Yes, folks, cock or rooster fighting is alive and well in Asia.  Here are a couple of fighting cocks who get daily baths by their owners. They went on to have a sparring match in the yard which was interesting but I could not see what the fuss is all about. I think the gambling that goes hand in hand with this activity is what really gets people excited. I saw these roosters all over Vietnam, Laos, Thailand and you know by the way there are caged that they are fighting cocks. 

Cute kid. 

Another Lao cutie with our guide Al who is from Bangkok.
I could have taken about five home with me - not the guides, the kids.
Lao really needs help with education, clean water, health care, etc. 
If you ever consider sponsoring a child in a developing country, 
Lao would be a good one to pick. 

Monday, October 29, 2012

Local Markets - Laos: As I wrote in a previous post people don't go to supermarkets or grocery stores. The store comes to you or there are always markets in town that sell everything you need and it's very fresh indeed. In the mornings as we cycled out of town sometimes we'd drop into a local market to see what's on offer and to pick up some items for snacks while biking. Here's a view of a local market in Sam Neua a mountain town in northern Laos. To view any of the photos in more detail just place click on the image and it will enlarge.

A couple of ladies discussing the weather, crops or maybe children. The woman in the blue jacket is wearing a traditional wrap skirt.

Guinea pig on steroids! He was for sale. Not sure if they would butcher him for you or you had to do it yourself.

Among the fresh vegetables I found wasp larvae. Directly in front of the seller is the comb and then the red dishes hold the very 'live' larvae. Fry'em up for a snack!

And if you like bamboo larvae, then these were available just across the aisle from the wasp larvae. The seller is shaking the larvae out of the bamboo stalk. I couldn't find out whether the stock was just a method of tranportation or the larvae all lived in it.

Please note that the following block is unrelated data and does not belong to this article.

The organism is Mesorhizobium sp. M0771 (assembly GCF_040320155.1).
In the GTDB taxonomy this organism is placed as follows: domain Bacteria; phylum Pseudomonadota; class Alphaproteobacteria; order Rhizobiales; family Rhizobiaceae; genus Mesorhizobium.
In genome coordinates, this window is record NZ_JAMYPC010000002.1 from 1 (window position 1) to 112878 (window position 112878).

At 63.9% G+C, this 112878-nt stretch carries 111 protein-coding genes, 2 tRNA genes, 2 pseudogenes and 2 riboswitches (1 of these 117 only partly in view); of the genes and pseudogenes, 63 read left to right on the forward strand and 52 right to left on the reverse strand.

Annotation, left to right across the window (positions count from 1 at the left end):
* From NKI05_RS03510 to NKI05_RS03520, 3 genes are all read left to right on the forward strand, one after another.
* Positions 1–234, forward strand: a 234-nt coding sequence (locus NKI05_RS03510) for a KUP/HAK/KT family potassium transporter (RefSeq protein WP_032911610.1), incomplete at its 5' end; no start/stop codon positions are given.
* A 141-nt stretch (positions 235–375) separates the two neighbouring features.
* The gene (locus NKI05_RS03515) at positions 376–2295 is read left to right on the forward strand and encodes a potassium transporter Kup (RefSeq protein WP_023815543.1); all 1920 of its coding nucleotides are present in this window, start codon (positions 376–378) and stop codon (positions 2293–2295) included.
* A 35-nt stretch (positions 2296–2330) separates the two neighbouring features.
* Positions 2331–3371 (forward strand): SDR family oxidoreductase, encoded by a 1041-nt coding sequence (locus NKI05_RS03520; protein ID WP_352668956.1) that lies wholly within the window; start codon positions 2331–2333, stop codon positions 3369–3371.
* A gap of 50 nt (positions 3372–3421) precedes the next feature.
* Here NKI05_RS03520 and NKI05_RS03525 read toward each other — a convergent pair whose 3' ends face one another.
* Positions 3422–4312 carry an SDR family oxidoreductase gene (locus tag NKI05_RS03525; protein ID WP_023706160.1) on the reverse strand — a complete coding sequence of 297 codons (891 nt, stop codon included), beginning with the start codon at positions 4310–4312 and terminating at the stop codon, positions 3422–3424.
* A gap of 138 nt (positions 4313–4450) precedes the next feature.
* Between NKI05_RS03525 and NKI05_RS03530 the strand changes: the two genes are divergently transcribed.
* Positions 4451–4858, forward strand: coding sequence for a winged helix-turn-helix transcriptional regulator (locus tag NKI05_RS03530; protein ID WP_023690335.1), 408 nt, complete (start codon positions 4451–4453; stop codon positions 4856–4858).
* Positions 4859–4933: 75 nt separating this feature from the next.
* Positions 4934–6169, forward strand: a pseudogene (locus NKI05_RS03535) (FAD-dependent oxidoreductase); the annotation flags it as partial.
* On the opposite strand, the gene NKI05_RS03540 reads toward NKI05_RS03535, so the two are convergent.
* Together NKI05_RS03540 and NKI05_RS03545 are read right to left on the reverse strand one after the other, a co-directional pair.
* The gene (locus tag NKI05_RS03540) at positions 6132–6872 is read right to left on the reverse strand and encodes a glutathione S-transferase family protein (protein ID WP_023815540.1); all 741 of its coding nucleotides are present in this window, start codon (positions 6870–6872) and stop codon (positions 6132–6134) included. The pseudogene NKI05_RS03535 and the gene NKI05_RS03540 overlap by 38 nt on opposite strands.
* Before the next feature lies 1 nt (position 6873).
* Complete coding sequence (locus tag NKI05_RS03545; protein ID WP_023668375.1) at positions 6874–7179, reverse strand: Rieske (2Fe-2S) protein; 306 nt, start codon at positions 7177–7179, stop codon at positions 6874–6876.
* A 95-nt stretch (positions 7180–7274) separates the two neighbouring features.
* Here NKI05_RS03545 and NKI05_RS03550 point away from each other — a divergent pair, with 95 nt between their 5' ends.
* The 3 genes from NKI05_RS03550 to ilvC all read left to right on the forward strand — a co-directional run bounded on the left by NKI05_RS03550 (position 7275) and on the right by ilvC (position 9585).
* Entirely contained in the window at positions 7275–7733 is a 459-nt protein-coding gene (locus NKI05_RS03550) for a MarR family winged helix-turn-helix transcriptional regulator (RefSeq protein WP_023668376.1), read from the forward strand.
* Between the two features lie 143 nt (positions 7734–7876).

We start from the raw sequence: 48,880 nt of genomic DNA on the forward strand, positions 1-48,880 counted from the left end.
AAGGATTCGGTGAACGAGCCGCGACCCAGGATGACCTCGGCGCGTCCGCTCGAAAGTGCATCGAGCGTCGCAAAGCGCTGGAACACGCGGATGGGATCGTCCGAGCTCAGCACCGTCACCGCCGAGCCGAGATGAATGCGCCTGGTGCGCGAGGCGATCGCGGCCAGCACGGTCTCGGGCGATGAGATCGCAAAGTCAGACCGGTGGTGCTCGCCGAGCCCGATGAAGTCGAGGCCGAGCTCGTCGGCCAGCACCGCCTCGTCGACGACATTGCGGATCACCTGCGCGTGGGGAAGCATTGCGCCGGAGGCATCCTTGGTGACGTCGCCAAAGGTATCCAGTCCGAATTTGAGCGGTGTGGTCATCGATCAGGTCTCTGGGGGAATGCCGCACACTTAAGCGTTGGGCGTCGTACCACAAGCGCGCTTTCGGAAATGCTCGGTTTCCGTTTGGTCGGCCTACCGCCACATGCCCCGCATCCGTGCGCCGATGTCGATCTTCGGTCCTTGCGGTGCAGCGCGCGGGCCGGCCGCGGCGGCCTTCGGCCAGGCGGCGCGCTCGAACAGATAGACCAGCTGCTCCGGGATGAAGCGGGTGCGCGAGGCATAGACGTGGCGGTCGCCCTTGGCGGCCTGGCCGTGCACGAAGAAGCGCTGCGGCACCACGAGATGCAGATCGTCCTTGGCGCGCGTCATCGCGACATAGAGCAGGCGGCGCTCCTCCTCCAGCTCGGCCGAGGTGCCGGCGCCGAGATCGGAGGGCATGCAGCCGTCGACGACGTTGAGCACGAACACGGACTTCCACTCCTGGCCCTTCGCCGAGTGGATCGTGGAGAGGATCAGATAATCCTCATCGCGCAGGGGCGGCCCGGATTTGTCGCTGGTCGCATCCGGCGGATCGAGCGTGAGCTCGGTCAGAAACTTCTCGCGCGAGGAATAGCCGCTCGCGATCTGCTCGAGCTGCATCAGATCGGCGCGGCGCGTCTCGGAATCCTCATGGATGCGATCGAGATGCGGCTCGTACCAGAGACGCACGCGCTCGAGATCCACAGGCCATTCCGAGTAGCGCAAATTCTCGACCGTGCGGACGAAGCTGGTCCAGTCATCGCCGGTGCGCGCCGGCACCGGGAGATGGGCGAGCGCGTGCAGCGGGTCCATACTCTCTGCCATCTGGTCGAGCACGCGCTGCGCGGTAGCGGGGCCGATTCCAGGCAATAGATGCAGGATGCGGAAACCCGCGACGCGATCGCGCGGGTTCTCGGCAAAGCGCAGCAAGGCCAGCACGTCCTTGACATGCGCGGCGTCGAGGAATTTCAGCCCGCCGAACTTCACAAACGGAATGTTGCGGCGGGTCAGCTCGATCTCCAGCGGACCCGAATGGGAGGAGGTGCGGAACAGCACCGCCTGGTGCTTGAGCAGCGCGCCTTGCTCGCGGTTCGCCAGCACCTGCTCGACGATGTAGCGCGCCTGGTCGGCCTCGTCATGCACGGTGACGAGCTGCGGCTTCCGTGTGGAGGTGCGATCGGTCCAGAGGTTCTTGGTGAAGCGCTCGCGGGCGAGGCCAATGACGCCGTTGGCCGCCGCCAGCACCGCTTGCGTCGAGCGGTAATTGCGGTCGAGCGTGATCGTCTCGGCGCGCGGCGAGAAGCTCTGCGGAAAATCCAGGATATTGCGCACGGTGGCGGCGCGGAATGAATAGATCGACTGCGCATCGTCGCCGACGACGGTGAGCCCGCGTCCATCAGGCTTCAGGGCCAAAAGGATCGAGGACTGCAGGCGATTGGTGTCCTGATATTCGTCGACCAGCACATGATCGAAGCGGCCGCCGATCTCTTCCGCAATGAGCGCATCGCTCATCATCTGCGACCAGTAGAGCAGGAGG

Cooked rat. In front of them are green piles are fresh water seaweed.

Live frogs.

Rice seller. Rice; that staple food item of everyone in Asia. I've never eaten so much rice.

Saturday, October 27, 2012

Laos - the most bombed country in the world: It is a land locked country of only 6 million people - very small in comparison to its neighbours like Vietnam with 80+million people. It's communist in name only as the government seems to be an autocracy that doesn't seem to do a lot for its people. For example neither education nor health care is free, people can own property and run a business and they pay taxes on land and businesses. Getting clean water is challenging for them. It's very mountainous, beautiful but poor. Many people are farmers who grow rice, raise cattle, water buffalo, chickens and ducks.

Shots from rest stop while biking in mountains

The very sad story of Laos is what was done to it in the 1960s and 70s. According to the Huffington Post (and other sources), "as part of its efforts during the Vietnam War, the United States began a nine-year bombing campaign in Laos in 1964 that ultimately dropped 260 million cluster bombs on the country -- the most heavily bombed country in history. That's more than 2.5 million tons of munitions -- more than what the U.S. dropped in World War II on Germany and Japan combined." They did this covertly and went against agreements that stated no bombing would take place in Laos which had recently switched from being a monarchy to communist rule. Naturally the United States was rather paranoid about what was going on in Laos plus they were lazy and often dropped bombs on Laos when they had to abort missions to north Vietnam and wanted to lighten their load on the way back to bases in Thailand.

Now the average person in the street in Laos or rather peasant in the rice field did not know why the USA were bombing them. They just got the short end of the stick when it came to "Air America" and the CIA's secret operation.

Cluster bombs are really a terrorist weapon. They are meant to maim and kill people. Cluster bombs are small explosive bomblets carried in a large cannister that opens in mid-air, scattering them over a wide area. The bomblets may be delivered by aircraft, rocket, or by artillery projectiles.

Unexploded cluster bombs